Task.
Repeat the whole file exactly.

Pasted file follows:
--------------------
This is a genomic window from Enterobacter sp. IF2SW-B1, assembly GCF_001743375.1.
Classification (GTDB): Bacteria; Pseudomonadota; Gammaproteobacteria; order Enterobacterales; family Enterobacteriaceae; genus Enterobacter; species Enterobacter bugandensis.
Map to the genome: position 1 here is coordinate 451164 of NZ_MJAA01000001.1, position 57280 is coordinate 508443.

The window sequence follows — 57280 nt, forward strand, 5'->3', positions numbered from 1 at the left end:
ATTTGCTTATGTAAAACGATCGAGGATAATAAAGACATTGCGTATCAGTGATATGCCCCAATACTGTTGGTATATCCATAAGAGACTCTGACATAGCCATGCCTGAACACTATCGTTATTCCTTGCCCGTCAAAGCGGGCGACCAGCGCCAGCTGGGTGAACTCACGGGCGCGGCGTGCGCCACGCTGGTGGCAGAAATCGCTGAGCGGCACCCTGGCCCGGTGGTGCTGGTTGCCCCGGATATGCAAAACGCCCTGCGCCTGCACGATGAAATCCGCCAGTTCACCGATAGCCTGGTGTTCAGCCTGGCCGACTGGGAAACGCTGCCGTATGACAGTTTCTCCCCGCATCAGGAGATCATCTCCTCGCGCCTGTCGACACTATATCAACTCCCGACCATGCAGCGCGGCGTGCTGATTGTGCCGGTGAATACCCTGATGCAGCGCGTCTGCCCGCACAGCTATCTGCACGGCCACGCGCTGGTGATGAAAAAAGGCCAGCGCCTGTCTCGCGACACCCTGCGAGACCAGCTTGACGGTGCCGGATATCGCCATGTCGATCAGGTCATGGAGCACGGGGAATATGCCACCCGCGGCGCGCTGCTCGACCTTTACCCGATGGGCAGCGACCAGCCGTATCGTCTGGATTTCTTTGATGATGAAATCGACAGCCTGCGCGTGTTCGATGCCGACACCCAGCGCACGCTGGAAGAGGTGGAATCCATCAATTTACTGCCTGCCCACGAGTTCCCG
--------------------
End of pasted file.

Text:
This is a genomic window from Enterobacter sp. IF2SW-B1, assembly GCF_001743375.1.
Classification (GTDB): Bacteria; Pseudomonadota; Gammaproteobacteria; order Enterobacterales; family Enterobacteriaceae; genus Enterobacter; species Enterobacter bugandensis.
Map to the genome: position 1 here is coordinate 451164 of NZ_MJAA01000001.1, position 57280 is coordinate 508443.

The window sequence follows — 57280 nt, forward strand, 5'->3', positions numbered from 1 at the left end:
ATTTGCTTATGTAAAACGATCGAGGATAATAAAGACATTGCGTATCAGTGATATGCCCCAATACTGTTGGTATATCCATAAGAGACTCTGACATAGCCATGCCTGAACACTATCGTTATTCCTTGCCCGTCAAAGCGGGCGACCAGCGCCAGCTGGGTGAACTCACGGGCGCGGCGTGCGCCACGCTGGTGGCAGAAATCGCTGAGCGGCACCCTGGCCCGGTGGTGCTGGTTGCCCCGGATATGCAAAACGCCCTGCGCCTGCACGATGAAATCCGCCAGTTCACCGATAGCCTGGTGTTCAGCCTGGCCGACTGGGAAACGCTGCCGTATGACAGTTTCTCCCCGCATCAGGAGATCATCTCCTCGCGCCTGTCGACACTATATCAACTCCCGACCATGCAGCGCGGCGTGCTGATTGTGCCGGTGAATACCCTGATGCAGCGCGTCTGCCCGCACAGCTATCTGCACGGCCACGCGCTGGTGATGAAAAAAGGCCAGCGCCTGTCTCGCGACACCCTGCGAGACCAGCTTGACGGTGCCGGATATCGCCATGTCGATCAGGTCATGGAGCACGGGGAATATGCCACCCGCGGCGCGCTGCTCGACCTTTACCCGATGGGCAGCGACCAGCCGTATCGTCTGGATTTCTTTGATGATGAAATCGACAGCCTGCGCGTGTTCGATGCCGACACCCAGCGCACGCTGGAAGAGGTGGAATCCATCAATTTACTGCCTGCCCACGAGTTCCCG